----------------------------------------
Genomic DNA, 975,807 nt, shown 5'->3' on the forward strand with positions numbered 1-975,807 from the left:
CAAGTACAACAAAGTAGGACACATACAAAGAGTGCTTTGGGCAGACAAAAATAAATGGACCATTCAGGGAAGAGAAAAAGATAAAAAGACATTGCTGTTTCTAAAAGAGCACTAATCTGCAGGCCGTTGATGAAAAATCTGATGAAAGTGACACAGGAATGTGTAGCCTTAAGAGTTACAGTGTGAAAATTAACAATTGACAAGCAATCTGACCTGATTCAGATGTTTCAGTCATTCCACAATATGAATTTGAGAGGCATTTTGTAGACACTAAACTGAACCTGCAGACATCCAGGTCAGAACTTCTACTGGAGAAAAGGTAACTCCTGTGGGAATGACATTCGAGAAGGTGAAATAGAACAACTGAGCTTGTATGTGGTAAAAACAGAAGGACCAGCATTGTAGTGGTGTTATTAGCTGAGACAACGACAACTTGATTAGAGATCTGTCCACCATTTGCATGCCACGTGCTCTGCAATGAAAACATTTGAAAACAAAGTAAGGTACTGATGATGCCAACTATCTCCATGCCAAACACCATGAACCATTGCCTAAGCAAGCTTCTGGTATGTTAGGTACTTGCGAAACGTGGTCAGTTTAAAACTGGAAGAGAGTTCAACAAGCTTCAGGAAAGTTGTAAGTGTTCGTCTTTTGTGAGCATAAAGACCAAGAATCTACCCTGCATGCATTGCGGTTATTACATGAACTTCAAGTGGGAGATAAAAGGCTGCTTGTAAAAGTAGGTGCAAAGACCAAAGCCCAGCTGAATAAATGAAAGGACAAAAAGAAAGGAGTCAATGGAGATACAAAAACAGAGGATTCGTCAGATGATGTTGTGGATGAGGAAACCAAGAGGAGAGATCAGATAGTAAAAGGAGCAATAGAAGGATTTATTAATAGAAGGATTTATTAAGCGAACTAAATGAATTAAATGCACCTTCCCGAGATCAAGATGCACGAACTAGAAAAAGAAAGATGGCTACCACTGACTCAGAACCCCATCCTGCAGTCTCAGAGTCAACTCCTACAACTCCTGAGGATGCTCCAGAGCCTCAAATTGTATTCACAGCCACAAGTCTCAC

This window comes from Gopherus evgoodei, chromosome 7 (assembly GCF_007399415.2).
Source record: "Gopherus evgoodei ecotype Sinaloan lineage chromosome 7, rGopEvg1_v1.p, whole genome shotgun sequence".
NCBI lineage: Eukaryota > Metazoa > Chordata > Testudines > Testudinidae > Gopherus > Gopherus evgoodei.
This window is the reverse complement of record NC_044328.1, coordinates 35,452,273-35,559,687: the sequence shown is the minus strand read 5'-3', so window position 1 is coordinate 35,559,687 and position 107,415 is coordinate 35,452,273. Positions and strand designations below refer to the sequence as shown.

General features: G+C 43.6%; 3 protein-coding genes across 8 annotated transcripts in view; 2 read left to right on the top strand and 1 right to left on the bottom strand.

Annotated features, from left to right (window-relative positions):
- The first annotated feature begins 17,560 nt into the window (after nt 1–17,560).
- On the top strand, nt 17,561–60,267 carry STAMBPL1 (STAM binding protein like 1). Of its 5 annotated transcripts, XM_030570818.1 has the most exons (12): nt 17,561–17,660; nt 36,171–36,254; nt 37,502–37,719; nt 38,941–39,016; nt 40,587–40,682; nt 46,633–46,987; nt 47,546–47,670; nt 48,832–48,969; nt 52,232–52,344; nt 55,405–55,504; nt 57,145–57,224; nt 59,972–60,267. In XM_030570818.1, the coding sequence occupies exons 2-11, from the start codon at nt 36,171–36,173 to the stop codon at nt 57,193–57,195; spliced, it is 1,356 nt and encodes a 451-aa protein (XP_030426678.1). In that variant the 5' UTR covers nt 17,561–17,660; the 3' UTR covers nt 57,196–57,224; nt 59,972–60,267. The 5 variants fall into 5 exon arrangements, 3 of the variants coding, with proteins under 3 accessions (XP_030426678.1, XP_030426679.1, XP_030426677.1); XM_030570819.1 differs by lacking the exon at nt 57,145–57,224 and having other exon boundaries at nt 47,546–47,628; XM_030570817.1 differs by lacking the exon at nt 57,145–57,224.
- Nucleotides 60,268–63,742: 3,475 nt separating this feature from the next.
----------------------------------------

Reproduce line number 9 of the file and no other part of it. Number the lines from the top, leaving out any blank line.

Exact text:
- The first annotated feature begins 17,560 nt into the window (after nt 1–17,560).